Monday, October 24, 2005


Mrs. Schulte is right. Teaching to the test has ruined our schools and limited what we call academic freedom and reduced the talents of talented teachers to drone work. Teaching for tests and reducing things like art and music will not make the classroom a better place but a dry, lifeless hole kids will continue to hate.

Preschool classes
Letter to an Editor

In the Oct. 16 article "Charter schools fall short in testing," an accompanying photograph of children doing origami says it all. Many low achievers lack basic spatial skills that are precursors to reading.

Such skills are taught in good preschool programs, where children are given things such as blocks, shapes and puzzles as preparation for higher concepts, but these programs aren't available to all.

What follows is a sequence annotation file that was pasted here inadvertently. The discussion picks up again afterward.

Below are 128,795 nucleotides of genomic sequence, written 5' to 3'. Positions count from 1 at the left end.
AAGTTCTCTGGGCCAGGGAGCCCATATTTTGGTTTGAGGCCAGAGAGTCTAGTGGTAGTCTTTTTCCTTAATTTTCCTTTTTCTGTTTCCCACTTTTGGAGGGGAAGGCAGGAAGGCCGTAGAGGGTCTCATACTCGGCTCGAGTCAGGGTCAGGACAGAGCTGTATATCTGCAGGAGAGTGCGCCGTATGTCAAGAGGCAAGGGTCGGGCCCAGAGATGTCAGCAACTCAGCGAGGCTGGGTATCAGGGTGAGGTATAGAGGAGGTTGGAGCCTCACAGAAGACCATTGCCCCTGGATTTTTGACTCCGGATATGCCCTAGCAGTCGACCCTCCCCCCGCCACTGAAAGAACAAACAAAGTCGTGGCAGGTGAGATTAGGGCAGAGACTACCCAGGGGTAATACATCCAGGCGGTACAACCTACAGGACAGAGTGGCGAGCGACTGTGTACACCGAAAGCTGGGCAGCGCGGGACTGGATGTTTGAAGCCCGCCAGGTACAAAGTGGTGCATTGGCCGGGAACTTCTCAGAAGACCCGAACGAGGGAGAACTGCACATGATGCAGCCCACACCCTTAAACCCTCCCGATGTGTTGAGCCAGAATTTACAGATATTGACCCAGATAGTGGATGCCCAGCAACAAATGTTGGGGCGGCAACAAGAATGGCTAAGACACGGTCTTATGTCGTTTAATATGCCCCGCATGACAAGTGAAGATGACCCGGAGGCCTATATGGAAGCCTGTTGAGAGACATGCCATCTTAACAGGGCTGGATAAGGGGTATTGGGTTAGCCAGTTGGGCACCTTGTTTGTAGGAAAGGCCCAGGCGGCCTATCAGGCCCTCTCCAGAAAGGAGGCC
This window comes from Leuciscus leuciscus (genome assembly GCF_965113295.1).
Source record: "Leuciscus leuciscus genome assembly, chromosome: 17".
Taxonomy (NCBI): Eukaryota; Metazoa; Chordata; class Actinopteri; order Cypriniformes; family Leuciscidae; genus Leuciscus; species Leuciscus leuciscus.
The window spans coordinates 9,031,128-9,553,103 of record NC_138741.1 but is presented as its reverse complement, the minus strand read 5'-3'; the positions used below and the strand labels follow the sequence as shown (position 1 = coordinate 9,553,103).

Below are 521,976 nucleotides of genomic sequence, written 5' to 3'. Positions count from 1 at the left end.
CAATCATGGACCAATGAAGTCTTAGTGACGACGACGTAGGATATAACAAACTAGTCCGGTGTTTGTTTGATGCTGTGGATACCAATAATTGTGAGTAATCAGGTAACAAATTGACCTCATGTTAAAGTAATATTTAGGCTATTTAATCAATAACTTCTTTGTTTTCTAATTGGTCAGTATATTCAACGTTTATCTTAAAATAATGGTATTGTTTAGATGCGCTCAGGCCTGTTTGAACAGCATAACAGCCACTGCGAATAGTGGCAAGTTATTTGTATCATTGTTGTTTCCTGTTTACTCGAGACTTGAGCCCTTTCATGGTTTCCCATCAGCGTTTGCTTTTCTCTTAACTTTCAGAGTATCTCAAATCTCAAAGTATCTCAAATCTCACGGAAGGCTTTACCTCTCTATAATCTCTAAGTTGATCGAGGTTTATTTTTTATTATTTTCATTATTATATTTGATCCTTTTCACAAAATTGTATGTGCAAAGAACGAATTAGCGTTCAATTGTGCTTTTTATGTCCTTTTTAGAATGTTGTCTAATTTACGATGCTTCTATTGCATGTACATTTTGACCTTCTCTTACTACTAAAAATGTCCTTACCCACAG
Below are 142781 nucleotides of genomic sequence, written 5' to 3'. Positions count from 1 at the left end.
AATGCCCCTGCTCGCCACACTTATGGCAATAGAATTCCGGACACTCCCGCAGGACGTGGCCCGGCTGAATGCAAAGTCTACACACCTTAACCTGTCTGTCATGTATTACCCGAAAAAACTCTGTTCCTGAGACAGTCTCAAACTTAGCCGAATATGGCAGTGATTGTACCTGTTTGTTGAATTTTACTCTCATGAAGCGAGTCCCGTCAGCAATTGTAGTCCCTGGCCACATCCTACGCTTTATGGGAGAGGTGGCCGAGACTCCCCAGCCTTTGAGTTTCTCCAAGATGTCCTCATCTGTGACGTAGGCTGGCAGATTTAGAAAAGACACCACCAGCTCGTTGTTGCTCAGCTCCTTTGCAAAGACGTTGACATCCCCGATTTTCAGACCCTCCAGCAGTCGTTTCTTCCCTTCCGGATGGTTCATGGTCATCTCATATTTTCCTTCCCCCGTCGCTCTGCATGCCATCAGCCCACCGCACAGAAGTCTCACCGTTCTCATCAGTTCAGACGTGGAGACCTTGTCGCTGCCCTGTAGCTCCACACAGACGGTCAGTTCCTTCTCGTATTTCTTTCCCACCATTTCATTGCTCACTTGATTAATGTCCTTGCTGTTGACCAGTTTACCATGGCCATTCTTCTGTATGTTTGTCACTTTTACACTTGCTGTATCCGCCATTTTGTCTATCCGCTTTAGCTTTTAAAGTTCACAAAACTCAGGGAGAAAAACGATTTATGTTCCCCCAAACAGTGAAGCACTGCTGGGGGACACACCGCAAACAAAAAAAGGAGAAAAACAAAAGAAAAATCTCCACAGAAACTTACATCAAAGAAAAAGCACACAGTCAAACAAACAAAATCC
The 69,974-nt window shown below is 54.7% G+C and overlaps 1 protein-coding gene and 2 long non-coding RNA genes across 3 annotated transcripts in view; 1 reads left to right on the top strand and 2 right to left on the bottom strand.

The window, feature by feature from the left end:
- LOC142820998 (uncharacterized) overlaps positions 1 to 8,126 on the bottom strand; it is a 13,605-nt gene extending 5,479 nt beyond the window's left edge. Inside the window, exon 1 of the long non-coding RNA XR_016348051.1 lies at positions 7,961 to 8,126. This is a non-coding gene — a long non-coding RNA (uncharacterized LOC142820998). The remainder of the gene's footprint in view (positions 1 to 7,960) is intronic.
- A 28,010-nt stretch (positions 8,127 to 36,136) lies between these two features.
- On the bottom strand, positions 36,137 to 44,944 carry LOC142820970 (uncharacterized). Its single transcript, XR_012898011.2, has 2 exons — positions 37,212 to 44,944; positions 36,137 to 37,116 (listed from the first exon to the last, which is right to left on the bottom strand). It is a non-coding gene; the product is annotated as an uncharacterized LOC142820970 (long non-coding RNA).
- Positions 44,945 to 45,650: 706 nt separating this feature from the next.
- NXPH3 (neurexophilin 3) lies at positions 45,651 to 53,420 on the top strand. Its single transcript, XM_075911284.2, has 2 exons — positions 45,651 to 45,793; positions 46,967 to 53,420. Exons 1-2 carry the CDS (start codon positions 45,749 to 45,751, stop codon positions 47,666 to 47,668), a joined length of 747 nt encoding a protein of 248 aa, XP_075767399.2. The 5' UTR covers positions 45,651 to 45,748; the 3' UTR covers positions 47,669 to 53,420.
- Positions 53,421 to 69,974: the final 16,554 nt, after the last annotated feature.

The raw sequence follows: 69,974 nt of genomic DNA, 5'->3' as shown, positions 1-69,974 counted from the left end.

Since standardized tests assess skills that develop over many years, a charter school can't be expected to produce them - even in a year or two - when the necessary groundwork is lacking. Thank God for those schools providing it instead of "teaching to the test."

The small classes and relaxed environment of charter schools are equally important for children who find school threatening.

Rather than closing charter schools, how about making preschool more widely available?
Claudia Gellert Schulte

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